Ponderings

Surviving a Toxic Workplace: Five Thoughtful Tips (Get Out)

I’ve worked in a variety of settings over my career. Some of them have been toxic from day one; some slowly spoiled over time like a carton of milk, forgotten at the back of the fridge. No job is perfect , but when your work starts affecting your physical health, gives you severe anxiety, and makes you think of taking a sick day every morning when the alarm goes off–it may be time to move on.

Here are just a few of the strategies I’ve used that have helped me in previous jobs. Best of luck to you in your journey.

  1. Create your escape plan. I borrowed this from a YouTube video (or several) I watched years ago when I was stuck in an unhealthy work environment. Their advice was similar–make a plan to get out. Whether it’s through building up your savings, applying to jobs after work, taking night classes, putting in a request for a transfer…Sit down and put it together. A boat without wind or direction is just sitting in place. Accept that it may take time, but the earlier you start, the earlier you’ll get out.
  2. Create a good night routine. Anxiety can bubble up at night big time when you dread going into work the next day. You can replay stories in your mind, dwell on mistakes you made, or just build up work tasks into bigger monsters than they are.
    Consider bringing items into your bedroom that help you relax and bring you comfort, like soft blankets, soft lighting, or a good book to read. These will be ways to relax your mind and get a good night’s sleep. There are also many YouTube videos online for free with relaxing, sleep time or soothing music. Warm baths, exercise, and hot cups of tea are also other, low cost ways to relax. Journaling, prayer, and stretching are others.
  3. Eat the Frog. This is a funny saying, not to be taken literally. When you do get to work, try this approach. Eat the frog is a way of saying do the hardest thing first on your task list. Getting it out of the way can relieve some of the pressure you’ve built up and give you more brain space to focus on smaller tasks.
  4. Do What You Can; Don’t Stress Over What You Can’t Control. You’re leaving. You’re not going to be here forever. The building did not catch on fire and crumble to ash before you started working there; it won’t fall apart as you leave, most likely. And besides, the last time you checked, miracle worker was not on your resume. Do what you can to the best of your ability, be transparent about your work to whom you report to, and then clock out. You’re not here to burn bridges, you’re just looking to cross them and take care of yourself. If the rest of your coworkers can’t see the Emperor’s New Clothes for what they are and want to swim in toxicity, it’s their problem, not yours.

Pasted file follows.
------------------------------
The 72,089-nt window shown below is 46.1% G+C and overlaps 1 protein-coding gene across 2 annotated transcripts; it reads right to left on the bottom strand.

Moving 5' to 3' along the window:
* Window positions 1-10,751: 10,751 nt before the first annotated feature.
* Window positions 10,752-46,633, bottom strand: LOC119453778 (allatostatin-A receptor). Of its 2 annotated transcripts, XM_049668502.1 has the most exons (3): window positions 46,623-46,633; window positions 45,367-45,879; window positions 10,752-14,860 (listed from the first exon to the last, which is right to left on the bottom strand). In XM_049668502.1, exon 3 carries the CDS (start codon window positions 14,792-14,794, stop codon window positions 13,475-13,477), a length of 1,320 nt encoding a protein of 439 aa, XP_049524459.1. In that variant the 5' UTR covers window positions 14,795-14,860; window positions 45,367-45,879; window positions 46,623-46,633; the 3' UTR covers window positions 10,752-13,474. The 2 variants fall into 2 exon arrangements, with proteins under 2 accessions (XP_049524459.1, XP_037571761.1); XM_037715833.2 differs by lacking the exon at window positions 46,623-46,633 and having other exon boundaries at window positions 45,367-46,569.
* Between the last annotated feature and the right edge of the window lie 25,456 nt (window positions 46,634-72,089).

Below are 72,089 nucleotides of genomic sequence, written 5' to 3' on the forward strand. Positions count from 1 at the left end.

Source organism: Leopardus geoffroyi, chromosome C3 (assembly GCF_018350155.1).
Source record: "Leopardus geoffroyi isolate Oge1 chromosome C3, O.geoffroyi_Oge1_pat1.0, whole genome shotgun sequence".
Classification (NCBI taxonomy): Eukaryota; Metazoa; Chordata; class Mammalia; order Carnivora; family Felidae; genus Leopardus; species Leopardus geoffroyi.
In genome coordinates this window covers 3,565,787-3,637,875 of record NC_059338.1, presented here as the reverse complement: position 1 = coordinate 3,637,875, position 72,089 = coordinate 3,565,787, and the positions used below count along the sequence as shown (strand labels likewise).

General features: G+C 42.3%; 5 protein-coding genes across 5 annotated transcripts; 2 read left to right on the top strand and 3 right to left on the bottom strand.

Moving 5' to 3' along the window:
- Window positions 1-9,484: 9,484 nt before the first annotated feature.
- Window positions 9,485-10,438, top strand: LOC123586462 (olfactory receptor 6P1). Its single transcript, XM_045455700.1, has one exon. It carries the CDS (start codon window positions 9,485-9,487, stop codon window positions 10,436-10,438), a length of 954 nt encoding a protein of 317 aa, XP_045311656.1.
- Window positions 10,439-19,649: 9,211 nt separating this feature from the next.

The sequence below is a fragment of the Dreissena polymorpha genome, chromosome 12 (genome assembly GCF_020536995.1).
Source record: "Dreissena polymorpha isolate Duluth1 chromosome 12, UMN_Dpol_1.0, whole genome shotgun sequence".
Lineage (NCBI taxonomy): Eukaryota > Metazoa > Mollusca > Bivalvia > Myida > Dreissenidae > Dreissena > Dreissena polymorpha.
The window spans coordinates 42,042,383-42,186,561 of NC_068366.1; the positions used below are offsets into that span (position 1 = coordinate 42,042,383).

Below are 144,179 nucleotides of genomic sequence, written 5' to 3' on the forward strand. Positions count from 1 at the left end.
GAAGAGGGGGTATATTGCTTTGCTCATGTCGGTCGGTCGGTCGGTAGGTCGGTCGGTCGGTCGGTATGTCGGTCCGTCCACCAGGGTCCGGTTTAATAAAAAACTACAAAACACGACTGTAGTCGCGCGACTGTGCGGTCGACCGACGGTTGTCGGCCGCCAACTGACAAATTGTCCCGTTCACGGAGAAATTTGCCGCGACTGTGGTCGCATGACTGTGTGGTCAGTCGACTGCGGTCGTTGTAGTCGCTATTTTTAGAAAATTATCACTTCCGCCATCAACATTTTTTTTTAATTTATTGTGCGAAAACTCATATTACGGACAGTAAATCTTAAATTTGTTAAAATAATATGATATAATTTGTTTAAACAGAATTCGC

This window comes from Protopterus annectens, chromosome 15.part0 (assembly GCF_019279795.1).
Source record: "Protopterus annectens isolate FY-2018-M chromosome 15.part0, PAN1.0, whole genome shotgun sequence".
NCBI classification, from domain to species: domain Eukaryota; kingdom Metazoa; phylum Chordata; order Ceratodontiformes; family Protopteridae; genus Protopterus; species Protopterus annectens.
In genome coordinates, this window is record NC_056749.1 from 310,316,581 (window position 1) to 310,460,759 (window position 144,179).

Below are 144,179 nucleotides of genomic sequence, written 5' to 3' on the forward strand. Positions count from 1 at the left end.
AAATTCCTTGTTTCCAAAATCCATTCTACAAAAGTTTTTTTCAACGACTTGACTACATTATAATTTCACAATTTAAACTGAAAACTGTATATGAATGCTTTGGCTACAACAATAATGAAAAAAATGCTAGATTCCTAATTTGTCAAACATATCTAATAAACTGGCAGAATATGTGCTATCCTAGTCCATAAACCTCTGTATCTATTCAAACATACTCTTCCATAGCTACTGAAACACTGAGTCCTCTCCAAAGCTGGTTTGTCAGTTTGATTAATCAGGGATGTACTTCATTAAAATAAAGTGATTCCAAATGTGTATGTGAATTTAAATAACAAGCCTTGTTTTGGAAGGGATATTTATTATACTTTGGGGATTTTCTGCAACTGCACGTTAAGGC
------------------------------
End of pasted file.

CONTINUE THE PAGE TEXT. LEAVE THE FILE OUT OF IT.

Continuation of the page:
5. Focus & Refocus: While at work, focus on your work. Get your tasks done; leave it at your desk and go home. Recharge, rejuvenate, re-be-you. Your job does not define your worth as a human being; it never has, and it never will. Refocus on what is important to you. Think of ways, or future jobs, that can better meet your values while still paying your bills and supporting your future goals. This will help you find your next job, or step, in life.

Cheers and take care.

Brief Humor & Check-Ins

Dusty Corners & Humility (Humor)

I’ve been wandering around the dusty corners of life, keeping my corner of the universe as tidy as I can, re-adapting to the daily commute and being back in an office environment full of gaggling coworkers and a few non-gaggling ones as well. I was luckily able to work remotely during the pandemic, but now it’s all hands on deck, Delta variant be darned apparently. My colleagues are generally nice people, and a few I like more than others, but this introvert cannot handle gaggling-giggling-goggling nonsense for more than a few hours when working. Then it’s just time to break out Green Eggs & Ham, join the Ministry of Silly Walks and call it a day. I work better alone in my quiet writing room, in other words. But one can adapt. Eventually, I’ve heard.

I took a phone call at work the other day, week, month (what is time?). On the other end of the line was a very prestigious person. Like, sparkly titles, important looking framed papers with random Latin, shiny pieces of metal strung with ribbons that make your neck itch–that kind of thing. It was the first time I had spoke to said person, and I was helping them complete a project: “Do this, not that. No, that goes there; yes you’ve done it now. No, no you fool! Oh, it’s a disaster now; we’ll have to start over. Did wild hyenas raise you? Give it here…just turn off your monitor and go home.”

While I asked questions to help them, they confessed something that struck me: “I’m not sure about many things” the caller said with a jovial, laissez faire chuckle. If this had been a comedy sitcom, that’s where I would have turned in my dainty chair and did a perfectly timed disbelieving blink, staring aghast into the camera lens. Then the audience would have roared and applauded, and the sitcom would have moved on to another scene.

“That’s a cut, Mrs. Author. Well done! Now, we’ll rehearse the scene where they give you a project that’s due in less than twenty four hours. Short notice is always such a hoot!”

This being real life, I instead quickly recovered myself, grabbed the football and ran it down to the end zone, post haste. Then I tossed the football down and did a lively dance, remembered I hate football analogies, and hung up. We got the project done. Six points for us, and here’s the question for the extra field goal point:

Do any of us actually know what we’re doing? You kick and…we wait for the answer.